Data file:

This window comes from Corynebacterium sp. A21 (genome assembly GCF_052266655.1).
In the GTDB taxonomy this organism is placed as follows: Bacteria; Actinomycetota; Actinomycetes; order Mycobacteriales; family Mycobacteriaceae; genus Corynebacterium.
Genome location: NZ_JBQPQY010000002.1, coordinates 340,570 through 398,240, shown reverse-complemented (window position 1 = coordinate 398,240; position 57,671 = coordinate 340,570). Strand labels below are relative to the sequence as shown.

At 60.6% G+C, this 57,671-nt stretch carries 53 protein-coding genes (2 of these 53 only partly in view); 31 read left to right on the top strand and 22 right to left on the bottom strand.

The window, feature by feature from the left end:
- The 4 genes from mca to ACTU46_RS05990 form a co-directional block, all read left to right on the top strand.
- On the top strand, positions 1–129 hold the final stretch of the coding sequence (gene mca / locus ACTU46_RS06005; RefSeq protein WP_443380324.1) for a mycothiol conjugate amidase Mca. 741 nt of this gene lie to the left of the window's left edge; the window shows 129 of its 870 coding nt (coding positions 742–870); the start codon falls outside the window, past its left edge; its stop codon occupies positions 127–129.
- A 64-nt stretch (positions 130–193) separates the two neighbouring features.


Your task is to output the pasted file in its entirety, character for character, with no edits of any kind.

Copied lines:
This window comes from Corynebacterium sp. A21 (genome assembly GCF_052266655.1).
In the GTDB taxonomy this organism is placed as follows: Bacteria; Actinomycetota; Actinomycetes; order Mycobacteriales; family Mycobacteriaceae; genus Corynebacterium.
Genome location: NZ_JBQPQY010000002.1, coordinates 340,570 through 398,240, shown reverse-complemented (window position 1 = coordinate 398,240; position 57,671 = coordinate 340,570). Strand labels below are relative to the sequence as shown.

At 60.6% G+C, this 57,671-nt stretch carries 53 protein-coding genes (2 of these 53 only partly in view); 31 read left to right on the top strand and 22 right to left on the bottom strand.

The window, feature by feature from the left end:
- The 4 genes from mca to ACTU46_RS05990 form a co-directional block, all read left to right on the top strand.
- On the top strand, positions 1–129 hold the final stretch of the coding sequence (gene mca / locus ACTU46_RS06005; RefSeq protein WP_443380324.1) for a mycothiol conjugate amidase Mca. 741 nt of this gene lie to the left of the window's left edge; the window shows 129 of its 870 coding nt (coding positions 742–870); the start codon falls outside the window, past its left edge; its stop codon occupies positions 127–129.
- A 64-nt stretch (positions 130–193) separates the two neighbouring features.